The liquid movement at the rigid surface’s stagnating point is represented by the stagnating point flow. Hiemenz1 [24] was the main researcher to probe the problem of fluid stagnating points flowing via a rigid surface. Homann [25] extended these concerns to the case of axis symmetry for the flow of 3D stagnation spots. Meanwhile, he reported a stream of stagnation towards the contracting plate. In the work of Wang [26], the presence of stagnant flow rates could limit turbulence and maintain flow, excluding the need to apply suction to the shrinking film. Several researchers have extended the stagnation point flow problem to the effects of different flow behaviors. For example, the problem is present with or without heat transfer melting, studied by Bachok et al. [27]. They did not find a solution.
The heat transfer coefficient at the solid–liquid boundary tends to decrease only when shrinking and when increasing the melting parameters. Fang and Wang [28] also studied the flow of temporary stagnation points to the movable plate and provided an accurate result to the problem. In the fields of mathematics, fluid mechanics, and engineering, several approximation methods have been used to solve real problems. In 1992, Liao [29] learned that this method was a quick fix and better suited for solving nonlinear problems. Homotopy analysis (HAM) [30,31,32] was used for the solution.
This study aims to investigate the interactions between an electrical force, a magnetic field, a magneto force, and heat-producing (absorbing) impacts in a conductive HYNF that integrates stability analysis and rapid slippage parameters. The incorporation of hybrid nanoparticles aids in the stabilizing of a nanofluid’s motion and retains the symmetry of the moving configuration. Due to the above problems, researchers are now encouraged to perform numerical studies with unstable stagnation point flow on alumina–copper–water convection heating plates (alumina, copper-to-water) under the influence of a reduced heat transfer coefficient. Using the appropriate set of dimensionless variables to reduce the independent variables of the mathematical model equations, the analytical solution was calculated using the homotopy method.

2. Mathematical Formulation

In this research work, as illustrated in Figure 1, the unsteady 2D stagnation point flow of (Al2O3-Cu/H2O) HYNF above a convective-heated stretchable (shrinkable) plate influencing the speed of slippage is deliberated.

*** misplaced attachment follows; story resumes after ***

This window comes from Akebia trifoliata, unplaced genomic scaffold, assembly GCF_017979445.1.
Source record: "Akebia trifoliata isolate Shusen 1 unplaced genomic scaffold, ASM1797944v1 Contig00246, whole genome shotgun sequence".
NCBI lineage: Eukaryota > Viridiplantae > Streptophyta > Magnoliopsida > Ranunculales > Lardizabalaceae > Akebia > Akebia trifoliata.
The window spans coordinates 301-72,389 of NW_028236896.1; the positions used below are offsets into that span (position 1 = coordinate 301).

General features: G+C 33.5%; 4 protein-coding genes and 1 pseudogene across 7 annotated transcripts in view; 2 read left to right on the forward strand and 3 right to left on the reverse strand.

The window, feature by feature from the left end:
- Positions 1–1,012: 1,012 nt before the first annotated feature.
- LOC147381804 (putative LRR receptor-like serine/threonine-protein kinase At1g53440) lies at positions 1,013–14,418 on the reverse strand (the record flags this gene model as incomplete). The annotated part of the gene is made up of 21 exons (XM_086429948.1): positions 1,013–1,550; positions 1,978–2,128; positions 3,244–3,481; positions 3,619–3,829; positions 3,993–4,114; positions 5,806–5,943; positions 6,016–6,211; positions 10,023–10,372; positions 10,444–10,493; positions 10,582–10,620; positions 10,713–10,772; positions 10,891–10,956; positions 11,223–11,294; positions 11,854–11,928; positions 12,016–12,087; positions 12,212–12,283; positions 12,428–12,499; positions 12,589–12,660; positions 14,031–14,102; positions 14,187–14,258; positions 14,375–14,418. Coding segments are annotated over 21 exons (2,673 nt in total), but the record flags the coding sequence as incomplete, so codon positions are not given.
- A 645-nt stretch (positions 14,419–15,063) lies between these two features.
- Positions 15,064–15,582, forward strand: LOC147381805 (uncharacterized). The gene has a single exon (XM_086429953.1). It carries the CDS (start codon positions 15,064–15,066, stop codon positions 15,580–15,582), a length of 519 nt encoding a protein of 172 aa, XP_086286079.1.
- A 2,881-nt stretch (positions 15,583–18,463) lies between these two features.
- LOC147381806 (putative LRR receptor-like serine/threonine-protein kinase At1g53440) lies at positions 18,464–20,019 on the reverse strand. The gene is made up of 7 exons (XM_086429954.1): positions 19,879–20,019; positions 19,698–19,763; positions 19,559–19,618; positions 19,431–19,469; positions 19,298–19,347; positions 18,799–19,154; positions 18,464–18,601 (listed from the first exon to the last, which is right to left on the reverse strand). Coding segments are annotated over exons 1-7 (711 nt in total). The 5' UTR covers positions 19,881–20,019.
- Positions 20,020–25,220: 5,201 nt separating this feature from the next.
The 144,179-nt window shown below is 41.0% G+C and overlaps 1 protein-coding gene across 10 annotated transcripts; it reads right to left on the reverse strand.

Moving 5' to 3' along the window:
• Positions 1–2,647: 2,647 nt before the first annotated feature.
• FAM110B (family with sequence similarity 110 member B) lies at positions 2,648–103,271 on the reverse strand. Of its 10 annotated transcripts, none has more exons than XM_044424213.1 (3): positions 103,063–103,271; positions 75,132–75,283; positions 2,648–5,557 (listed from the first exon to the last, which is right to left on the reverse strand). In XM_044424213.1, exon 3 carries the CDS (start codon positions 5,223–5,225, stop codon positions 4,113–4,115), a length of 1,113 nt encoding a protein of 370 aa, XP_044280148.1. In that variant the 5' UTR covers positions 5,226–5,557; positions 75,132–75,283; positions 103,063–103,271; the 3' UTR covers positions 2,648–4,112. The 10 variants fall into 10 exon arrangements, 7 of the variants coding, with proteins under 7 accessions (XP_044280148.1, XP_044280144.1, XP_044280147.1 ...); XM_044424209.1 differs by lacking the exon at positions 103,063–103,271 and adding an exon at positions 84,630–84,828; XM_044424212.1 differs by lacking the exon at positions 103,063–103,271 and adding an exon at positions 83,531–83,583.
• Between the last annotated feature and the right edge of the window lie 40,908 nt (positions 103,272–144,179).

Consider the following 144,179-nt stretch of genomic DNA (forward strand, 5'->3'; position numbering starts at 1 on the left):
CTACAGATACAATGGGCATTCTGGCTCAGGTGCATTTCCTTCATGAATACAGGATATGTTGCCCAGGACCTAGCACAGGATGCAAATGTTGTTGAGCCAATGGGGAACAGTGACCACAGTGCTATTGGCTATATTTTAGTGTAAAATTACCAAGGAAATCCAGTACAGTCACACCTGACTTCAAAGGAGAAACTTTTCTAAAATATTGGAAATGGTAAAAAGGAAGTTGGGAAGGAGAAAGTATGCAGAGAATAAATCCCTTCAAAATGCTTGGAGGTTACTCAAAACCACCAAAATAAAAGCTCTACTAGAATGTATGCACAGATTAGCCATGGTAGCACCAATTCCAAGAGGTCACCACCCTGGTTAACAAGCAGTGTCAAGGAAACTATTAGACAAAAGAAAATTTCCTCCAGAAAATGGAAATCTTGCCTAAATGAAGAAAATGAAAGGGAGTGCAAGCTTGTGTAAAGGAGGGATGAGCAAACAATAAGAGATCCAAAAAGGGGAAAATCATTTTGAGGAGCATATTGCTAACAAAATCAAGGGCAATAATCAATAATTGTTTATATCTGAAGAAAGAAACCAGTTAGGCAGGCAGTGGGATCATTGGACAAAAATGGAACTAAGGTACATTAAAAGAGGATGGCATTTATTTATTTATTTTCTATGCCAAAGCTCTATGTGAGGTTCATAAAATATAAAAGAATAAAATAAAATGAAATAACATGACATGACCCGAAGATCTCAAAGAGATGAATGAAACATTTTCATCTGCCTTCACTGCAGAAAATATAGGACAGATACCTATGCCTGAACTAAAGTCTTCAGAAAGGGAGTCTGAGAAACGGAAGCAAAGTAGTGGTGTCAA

The extending/shrinking velocity is marked by u w ( x , t ) = b x ( 1 c t ) , where b represents constant stretchable ( b > 0 ) and a shrinkable ( b < 0 ) cases, while c indicates the time-based issue, a > 0 signifies the asset of the flow of stagnations, and u e ( x , t ) = a x ( 1 c t ) is the speed of the free stream. T 1 and T 0 stand for the free temperature and the standard temperature, respectively. We let the bottom of the surface warm up by convective heat from a hot liquid at a certain temperature T f ( x , t ) = T 1 T 0 a x 2 2 υ ( 1 c t ) 3 2 , which generated a heat transfer coefficient, denoted by h f . Taking into account all of the aforementioned hypotheses, the regulating boundary layer formulas may be identified as [4]:
u x + u y = 0 ,
u t + u u x + v u y = u e t + u e u e x + μ h n f ρ h n f 2 u y 2 + σ h n f ρ h n f ( E 0 B 0 B 0 2 u ) ,
T t + u T x + v T y = k h n f ( ρ c p ) h n f 2 T y 2 + σ h n f ( ρ c p ) h n f ( B 0 u E 0 ) 2 + Q 0 ( ρ c p ) h n f ( T T ) ,
where v is the velocity factor in y -axis, u symbolizes the elements of rapidity in x -axis, μ h n f is the (Al2O3-Cu/H2O) dynamic viscosity, ρ h n f the consistency of (Al2O3-Cu/H2O), T is the HYNF temperature, ( ρ c p ) h n f is HYNF heat capacity, and k h n f is the thermal conductance. The boundary conditions, composed through the restricted slippage for rapidity, are established as:
u = u w ( x , t ) + υ H 1 u y , v = 0 , k h n f T y = h f ( T f T )   a t   y = 0 , u u e ( x , t ) , T T   a s   y . }